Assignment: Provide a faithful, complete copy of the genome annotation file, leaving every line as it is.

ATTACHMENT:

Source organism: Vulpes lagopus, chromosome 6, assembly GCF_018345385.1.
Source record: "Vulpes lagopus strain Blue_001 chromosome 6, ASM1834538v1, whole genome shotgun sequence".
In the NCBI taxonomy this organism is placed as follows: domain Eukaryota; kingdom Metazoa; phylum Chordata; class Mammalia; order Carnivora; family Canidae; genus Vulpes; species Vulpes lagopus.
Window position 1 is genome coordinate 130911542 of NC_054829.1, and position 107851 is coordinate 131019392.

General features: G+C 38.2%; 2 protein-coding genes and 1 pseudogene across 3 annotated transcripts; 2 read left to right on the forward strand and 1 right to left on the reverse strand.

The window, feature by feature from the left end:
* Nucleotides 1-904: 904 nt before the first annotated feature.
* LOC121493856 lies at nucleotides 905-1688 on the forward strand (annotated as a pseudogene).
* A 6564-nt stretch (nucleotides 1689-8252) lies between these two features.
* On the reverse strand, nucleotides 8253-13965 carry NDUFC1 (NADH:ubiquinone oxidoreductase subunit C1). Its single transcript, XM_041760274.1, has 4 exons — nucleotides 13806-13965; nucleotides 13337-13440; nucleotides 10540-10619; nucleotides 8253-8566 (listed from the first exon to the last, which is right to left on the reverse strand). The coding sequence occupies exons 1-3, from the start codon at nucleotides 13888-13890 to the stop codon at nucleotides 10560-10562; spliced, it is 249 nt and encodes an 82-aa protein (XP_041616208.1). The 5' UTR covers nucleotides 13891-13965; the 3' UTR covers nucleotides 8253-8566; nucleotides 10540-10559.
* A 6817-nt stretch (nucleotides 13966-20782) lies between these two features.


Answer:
Source organism: Vulpes lagopus, chromosome 6, assembly GCF_018345385.1.
Source record: "Vulpes lagopus strain Blue_001 chromosome 6, ASM1834538v1, whole genome shotgun sequence".
In the NCBI taxonomy this organism is placed as follows: domain Eukaryota; kingdom Metazoa; phylum Chordata; class Mammalia; order Carnivora; family Canidae; genus Vulpes; species Vulpes lagopus.
Window position 1 is genome coordinate 130911542 of NC_054829.1, and position 107851 is coordinate 131019392.

General features: G+C 38.2%; 2 protein-coding genes and 1 pseudogene across 3 annotated transcripts; 2 read left to right on the forward strand and 1 right to left on the reverse strand.

The window, feature by feature from the left end:
* Nucleotides 1-904: 904 nt before the first annotated feature.
* LOC121493856 lies at nucleotides 905-1688 on the forward strand (annotated as a pseudogene).
* A 6564-nt stretch (nucleotides 1689-8252) lies between these two features.
* On the reverse strand, nucleotides 8253-13965 carry NDUFC1 (NADH:ubiquinone oxidoreductase subunit C1). Its single transcript, XM_041760274.1, has 4 exons — nucleotides 13806-13965; nucleotides 13337-13440; nucleotides 10540-10619; nucleotides 8253-8566 (listed from the first exon to the last, which is right to left on the reverse strand). The coding sequence occupies exons 1-3, from the start codon at nucleotides 13888-13890 to the stop codon at nucleotides 10560-10562; spliced, it is 249 nt and encodes an 82-aa protein (XP_041616208.1). The 5' UTR covers nucleotides 13891-13965; the 3' UTR covers nucleotides 8253-8566; nucleotides 10540-10559.
* A 6817-nt stretch (nucleotides 13966-20782) lies between these two features.